Living trees absorb a considerable amount of carbon dioxide from the atmosphere and therefore play an important role in the protection of our climate. Little is known about the role of dead trees in the global carbon cycle, though. The decomposition of wood and the recycling of the nutrients it contains are among the most important processes to take place in forests.
How much carbon is released from decaying wood worldwide? What role do insects play in this process? These questions have now been studied in a global research project established by the Bavarian Forest National Park and coordinated by the Julius Maximilian University of Würzburg (JMU) and the Technical University of Munich (TUM).
An experiment at 55 different locations provides the basis
At 55 forest locations on six continents, researchers laid out wood from more than 140 tree species to assess the influence of the climate on the rate of decomposition. Half of the wood was placed in mesh cages. These cages prevented insects from being involved in the decomposition and allowed quantifying their contribution to wood decomposition.
The collected data demonstrates that the rate of decomposition and the contribution of insects are highly dependent on the climate, and increase as the temperature rises. Higher levels of precipitation accelerate the decomposition in warmer regions and slow it down in regions where the temperatures are lower.
50 research groups worldwide completed the three year experiment, sometimes under exceptionally difficult conditions. It was necessary to use elaborate measures to protect some areas from elephants. One area was lost to a forest fire and reconstructed, while another area was flooded.
Global carbon cycling
“On the basis of the experiment, we were able to model the role that deadwood plays in the global carbon cycle,” explains Rupert Seidl, Professor of Ecosystem Dynamics and Forest Management at the Technical University of Munich (TUM). “According to the report, some 10.9 giga-tons of carbon are released from deadwood worldwide every year. In this context, part of the carbon is absorbed into the soil, while another part is released into the atmosphere. The amount of carbon released from deadwood is equivalent to roughly 115 percent of the emissions from fossil fuels,” adds Dr. Werner Rammer, a scientist at TUM who played the leading role in the global calculations.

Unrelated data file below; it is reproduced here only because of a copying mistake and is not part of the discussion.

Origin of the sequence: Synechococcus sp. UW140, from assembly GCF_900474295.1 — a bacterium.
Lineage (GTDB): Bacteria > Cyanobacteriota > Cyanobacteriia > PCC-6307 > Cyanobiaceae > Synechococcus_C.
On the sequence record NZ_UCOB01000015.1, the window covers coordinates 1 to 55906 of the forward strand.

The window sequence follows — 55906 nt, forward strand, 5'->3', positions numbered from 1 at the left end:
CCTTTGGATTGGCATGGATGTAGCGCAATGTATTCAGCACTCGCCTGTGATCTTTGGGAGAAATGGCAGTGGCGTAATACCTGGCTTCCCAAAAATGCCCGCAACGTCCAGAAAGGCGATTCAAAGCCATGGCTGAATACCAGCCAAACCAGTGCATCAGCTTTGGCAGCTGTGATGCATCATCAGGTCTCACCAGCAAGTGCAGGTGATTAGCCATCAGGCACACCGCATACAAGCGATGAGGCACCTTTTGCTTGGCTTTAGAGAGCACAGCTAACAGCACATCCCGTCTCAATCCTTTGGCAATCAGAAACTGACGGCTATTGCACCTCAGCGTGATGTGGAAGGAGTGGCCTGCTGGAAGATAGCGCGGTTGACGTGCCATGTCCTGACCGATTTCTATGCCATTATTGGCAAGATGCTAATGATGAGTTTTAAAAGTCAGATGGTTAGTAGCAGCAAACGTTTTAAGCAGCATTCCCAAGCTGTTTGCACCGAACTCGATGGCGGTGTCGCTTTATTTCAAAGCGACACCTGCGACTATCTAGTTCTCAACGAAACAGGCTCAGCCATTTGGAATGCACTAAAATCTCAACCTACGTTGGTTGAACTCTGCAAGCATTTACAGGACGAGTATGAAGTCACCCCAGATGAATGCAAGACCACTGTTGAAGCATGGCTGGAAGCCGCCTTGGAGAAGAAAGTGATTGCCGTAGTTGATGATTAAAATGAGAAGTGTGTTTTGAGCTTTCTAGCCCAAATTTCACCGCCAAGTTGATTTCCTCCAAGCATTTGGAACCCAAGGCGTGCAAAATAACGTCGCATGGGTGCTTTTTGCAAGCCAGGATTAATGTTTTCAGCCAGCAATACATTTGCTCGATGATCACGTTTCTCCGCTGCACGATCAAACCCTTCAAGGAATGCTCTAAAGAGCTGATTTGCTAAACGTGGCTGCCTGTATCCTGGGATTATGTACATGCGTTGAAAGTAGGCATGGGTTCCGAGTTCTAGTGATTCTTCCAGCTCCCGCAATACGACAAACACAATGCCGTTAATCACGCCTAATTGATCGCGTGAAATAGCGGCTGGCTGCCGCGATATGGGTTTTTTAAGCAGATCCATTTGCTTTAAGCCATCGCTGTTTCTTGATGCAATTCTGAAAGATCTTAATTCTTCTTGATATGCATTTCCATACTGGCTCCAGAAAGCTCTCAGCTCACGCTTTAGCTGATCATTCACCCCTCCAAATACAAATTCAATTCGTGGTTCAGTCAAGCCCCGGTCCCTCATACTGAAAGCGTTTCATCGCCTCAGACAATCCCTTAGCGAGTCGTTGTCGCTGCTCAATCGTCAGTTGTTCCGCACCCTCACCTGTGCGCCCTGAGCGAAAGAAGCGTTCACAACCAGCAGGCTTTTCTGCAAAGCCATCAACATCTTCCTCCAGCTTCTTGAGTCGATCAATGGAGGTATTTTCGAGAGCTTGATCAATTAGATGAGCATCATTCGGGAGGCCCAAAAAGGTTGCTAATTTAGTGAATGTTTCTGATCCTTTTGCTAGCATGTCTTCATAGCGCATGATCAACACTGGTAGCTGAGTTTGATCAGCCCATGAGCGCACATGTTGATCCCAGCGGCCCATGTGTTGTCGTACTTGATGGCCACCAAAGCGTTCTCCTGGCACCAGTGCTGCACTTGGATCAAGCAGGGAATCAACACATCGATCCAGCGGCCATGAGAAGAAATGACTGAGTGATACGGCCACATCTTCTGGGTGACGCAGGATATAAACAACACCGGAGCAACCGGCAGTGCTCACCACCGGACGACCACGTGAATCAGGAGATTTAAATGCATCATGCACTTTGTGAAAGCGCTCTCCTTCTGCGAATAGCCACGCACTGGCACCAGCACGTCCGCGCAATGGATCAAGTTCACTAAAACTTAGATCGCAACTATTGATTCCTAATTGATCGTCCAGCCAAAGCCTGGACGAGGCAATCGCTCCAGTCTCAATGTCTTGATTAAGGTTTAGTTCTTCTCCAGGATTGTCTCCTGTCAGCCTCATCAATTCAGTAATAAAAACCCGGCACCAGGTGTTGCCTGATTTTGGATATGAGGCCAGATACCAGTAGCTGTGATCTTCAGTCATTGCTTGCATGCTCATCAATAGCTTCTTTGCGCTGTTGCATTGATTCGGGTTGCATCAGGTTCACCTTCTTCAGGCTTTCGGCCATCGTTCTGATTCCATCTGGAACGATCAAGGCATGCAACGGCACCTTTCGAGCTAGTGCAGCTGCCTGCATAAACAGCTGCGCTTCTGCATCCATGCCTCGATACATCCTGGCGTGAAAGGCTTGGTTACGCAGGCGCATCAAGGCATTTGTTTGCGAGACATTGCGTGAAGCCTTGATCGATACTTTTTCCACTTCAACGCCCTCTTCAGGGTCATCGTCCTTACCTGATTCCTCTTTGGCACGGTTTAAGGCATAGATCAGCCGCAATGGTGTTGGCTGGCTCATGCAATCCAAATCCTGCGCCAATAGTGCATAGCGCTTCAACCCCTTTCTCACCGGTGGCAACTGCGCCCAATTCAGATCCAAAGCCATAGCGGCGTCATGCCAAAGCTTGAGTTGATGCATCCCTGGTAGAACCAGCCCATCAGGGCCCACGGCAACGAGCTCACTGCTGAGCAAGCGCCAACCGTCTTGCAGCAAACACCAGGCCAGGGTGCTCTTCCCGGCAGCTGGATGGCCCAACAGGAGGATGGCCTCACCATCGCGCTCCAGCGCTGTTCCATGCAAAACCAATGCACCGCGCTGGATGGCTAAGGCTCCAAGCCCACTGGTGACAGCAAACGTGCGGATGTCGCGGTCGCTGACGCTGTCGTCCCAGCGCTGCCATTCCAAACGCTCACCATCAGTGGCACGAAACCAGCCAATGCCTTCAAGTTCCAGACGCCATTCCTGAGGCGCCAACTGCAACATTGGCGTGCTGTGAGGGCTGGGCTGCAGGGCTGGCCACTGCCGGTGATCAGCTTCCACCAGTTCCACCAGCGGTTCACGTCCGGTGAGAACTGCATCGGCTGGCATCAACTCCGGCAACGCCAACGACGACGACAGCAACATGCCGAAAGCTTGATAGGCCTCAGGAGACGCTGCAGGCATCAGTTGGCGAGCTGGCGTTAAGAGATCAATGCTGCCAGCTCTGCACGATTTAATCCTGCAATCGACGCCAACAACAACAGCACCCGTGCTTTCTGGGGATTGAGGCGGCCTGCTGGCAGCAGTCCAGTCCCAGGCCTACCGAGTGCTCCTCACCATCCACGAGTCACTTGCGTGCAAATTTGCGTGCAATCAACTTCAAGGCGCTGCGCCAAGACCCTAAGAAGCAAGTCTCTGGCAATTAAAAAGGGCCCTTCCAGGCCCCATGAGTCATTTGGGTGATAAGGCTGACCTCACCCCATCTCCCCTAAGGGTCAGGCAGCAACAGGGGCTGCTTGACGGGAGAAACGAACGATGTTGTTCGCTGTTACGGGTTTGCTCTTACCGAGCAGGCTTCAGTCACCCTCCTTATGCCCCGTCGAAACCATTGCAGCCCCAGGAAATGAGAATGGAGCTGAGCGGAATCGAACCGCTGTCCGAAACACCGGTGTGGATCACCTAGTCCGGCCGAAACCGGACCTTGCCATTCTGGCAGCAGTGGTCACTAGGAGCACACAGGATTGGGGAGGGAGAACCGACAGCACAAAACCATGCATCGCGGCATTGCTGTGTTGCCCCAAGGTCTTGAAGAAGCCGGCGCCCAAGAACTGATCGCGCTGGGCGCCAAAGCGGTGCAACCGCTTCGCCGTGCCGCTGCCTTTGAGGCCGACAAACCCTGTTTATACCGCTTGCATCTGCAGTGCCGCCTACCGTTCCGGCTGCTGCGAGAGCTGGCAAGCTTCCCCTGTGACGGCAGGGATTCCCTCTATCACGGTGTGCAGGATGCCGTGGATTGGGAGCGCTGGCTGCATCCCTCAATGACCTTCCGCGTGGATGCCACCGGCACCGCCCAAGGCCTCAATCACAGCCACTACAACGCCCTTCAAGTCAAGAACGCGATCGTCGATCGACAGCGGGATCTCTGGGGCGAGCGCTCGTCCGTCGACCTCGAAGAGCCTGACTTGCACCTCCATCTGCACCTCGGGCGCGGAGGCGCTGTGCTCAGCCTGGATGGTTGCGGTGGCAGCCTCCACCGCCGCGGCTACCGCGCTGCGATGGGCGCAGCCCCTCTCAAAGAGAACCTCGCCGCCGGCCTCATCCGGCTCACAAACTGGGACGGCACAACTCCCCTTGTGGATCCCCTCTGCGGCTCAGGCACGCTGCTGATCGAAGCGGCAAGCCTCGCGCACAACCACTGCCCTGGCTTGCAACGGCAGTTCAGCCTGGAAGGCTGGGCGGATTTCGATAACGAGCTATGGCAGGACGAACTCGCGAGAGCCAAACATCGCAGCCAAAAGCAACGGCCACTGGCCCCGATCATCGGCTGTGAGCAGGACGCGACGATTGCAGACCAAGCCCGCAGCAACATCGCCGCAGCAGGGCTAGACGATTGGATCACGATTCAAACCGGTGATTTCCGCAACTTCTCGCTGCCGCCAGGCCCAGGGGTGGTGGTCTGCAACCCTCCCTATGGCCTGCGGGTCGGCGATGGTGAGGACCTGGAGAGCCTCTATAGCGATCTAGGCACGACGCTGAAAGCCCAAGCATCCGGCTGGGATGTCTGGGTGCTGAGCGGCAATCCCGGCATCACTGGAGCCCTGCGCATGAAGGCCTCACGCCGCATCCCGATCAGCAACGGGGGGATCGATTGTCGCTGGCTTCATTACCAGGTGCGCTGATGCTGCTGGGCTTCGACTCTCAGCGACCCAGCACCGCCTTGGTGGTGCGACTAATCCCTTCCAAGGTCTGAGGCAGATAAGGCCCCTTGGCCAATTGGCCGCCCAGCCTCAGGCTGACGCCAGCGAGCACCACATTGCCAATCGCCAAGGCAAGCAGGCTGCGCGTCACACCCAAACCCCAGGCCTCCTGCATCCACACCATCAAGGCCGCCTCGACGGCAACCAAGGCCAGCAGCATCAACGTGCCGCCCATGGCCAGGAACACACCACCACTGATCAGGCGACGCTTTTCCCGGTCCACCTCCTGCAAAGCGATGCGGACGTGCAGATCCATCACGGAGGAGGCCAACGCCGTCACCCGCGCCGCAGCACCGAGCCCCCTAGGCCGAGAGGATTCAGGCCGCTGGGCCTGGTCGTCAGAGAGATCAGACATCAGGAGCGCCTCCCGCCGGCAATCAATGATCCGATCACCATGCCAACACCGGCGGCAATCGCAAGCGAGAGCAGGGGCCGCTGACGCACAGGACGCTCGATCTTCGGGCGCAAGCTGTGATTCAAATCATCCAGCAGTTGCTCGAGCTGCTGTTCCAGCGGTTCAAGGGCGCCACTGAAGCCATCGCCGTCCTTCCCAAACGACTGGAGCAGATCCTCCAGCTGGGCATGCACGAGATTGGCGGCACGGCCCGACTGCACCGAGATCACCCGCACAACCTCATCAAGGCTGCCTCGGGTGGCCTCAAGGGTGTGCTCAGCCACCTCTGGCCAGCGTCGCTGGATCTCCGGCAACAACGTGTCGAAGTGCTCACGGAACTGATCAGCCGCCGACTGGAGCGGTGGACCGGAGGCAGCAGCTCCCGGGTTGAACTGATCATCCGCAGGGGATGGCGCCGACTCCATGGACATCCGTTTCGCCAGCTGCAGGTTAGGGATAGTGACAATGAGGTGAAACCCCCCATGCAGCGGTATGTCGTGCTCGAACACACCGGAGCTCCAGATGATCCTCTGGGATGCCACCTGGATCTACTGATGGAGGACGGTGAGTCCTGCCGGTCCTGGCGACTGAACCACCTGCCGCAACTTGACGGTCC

“At 93 percent, tropical forests contribute disproportionately to this result due to their high wood mass combined with their rapid decomposition processes. Decomposition in temperate and boreal forests is considerably slower indicating that deadwood stores carbon over long time periods in these regions. Insects account for almost one third of wood decomposition, although this is mostly confined to the tropics. In boreal and temperate forests, the contributions made by insects are small, though,” explains PD Dr. Sebastian Seibold, lead author of the study.
The effects of global change
“The study highlights the role played by deadwood in the global carbon cycle and the functional importance of insects in the decomposition of wood. In this way, we are closing another gap in the global modelling of carbon cycles,” explains Professor Jörg Müller, Head of Research at the Bavarian Forest National Park and the Ecological Station at JMU Würzburg.
“At a time of global change, we can see some dramatic declines in biodiversity and changes in climate. This study has demonstrated that both climate change and the loss of insects have the potential to alter the decomposition of wood, and therefore, the carbon and nutrient cycles worldwide,” explains PD Dr. Seibold.
Seibold et al. (2021): The contribution of insects to global forest deadwood decomposition. In: Nature. DOI: 10.1038/s41586-021-03740-8.
Contacts to this article:
PD Dr. Sebastian Seibold
Technical University of Munich
Scientist at the Chair for Ecosystem Dynamics and Forest Management, and Co-Director of Research at Berchtesgaden National Park
Tel.: +49 8161 71 4686 / +49 8652 9686 135